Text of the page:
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Avtar Singh Vs. Balbir Kaur

Judgement

 

Court: Delhi High Court

Bench: JUSTICE Jagdish Chandra

Avtar Singh Vs. Balbir Kaur On 27 Nov 1986

Law Point:
Hindu Marriage Act, 1955 — Sections 13(1)(ia), 13(1)(ib) — Cruelty and desertion — Appellant filed petition for divorce pleading cruelty and desertion since June, 1981 for a continuous period of three years — Trial court dismissed the petition on the ground that mere leaving by the wife of the matrimonial home did not prove desertion — Appeal against the judgment of trial court — Whether the respondent wife was guilty of desertion and cruelty — Yes.

 

 

JUDGEMENT

 

1. This appeal filed by the appellant Avtar Singh (hereinafter to be referred to as the ‘husband’) is directed against the ex parte judgment dated 19.12.1984 passed by Shri R.C. Jain, Addl. District Judge, Delhi whereby the petition of the husband under S. 13(1) (ia) and (ib) of the Hindu Marriage Act, 1955 (as amended up-to-date) (in short the Act) seeking divorce against the respondent Smt. Balbir Kaur (hereinafter to be referred to as the ‘wife’) on the grounds of cruelty and desertion, was dismissed.

2. The appellant was married to the respondent on 11.11.1979 in accordance with Hindu rites.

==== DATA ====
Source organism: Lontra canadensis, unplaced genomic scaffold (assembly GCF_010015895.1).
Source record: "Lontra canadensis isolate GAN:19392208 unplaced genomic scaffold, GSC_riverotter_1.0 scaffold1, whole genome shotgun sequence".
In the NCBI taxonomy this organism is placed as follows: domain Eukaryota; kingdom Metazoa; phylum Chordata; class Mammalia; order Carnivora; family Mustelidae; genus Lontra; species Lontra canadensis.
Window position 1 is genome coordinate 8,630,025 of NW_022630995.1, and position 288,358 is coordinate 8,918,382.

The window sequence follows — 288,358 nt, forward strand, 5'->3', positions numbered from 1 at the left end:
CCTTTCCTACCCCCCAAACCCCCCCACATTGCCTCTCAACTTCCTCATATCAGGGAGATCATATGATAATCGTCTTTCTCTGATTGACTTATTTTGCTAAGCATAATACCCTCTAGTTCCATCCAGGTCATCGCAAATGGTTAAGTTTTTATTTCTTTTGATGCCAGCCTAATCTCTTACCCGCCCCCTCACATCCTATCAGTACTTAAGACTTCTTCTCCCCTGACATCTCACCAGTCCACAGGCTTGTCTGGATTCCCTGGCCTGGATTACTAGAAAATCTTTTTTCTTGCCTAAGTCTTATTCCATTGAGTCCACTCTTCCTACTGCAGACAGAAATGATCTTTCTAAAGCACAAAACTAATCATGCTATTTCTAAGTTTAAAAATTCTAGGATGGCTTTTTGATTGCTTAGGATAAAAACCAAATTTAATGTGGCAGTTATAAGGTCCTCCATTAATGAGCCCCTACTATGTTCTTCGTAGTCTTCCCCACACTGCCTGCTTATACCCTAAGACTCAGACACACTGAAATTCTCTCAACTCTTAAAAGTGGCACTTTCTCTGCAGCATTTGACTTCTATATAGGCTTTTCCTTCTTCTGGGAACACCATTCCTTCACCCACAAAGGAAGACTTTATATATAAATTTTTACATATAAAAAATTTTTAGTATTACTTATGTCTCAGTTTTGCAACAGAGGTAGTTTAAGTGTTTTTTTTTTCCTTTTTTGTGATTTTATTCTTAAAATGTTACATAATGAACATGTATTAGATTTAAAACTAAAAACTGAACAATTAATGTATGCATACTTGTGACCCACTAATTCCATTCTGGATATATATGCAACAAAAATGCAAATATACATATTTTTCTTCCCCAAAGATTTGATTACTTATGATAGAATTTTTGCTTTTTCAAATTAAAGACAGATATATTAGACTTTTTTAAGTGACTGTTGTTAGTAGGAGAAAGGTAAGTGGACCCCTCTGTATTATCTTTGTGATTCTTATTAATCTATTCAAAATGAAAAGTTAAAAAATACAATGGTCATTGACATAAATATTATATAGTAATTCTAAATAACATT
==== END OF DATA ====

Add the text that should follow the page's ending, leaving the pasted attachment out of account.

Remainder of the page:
3. Regarding desertion the allegation of the husband was that the wife had left the matrimonial home in the month of June, 1981 without any lawful excuse and had deserted him for a continuous period of more than three years and did not return to the matrimonial home in spite of repeated requests of his and his family members and that she voluntarily declared that she did not want to have any connection with the petitioner. To support this allegation of desertion the husband came in the witness-box as P.W. 1 and also examined his elder brother Pritpal Singh (PW2) and both of them supported the aforesaid assertion made in the petition. However, the learned trial court was of the view that the mere fact that the wife left the matrimonial home was not by itself suggestive that she had so left with the intention of deserting the petitioner. This finding by the learned trial court is nothing short of perversity. If a married woman leaves the matrimonial home and does not return to the matrimonial home a period of more than 3 years and flatly refuses to rejoin her husband on being requested repeatedly, the intention on her part is very obvious and it need not be stated that the intention is nothing else but that of deliberate desertion of the husband. It may be added that this desertion on the part of the wife took place for the reason that she was not able to succeed in her design of separating the husband from his parents and to have a separate house which made her furious and abusive towards the petitioner in the presence of his family members which conduct on her part is also suggestive of cruelty on her part towards the husband.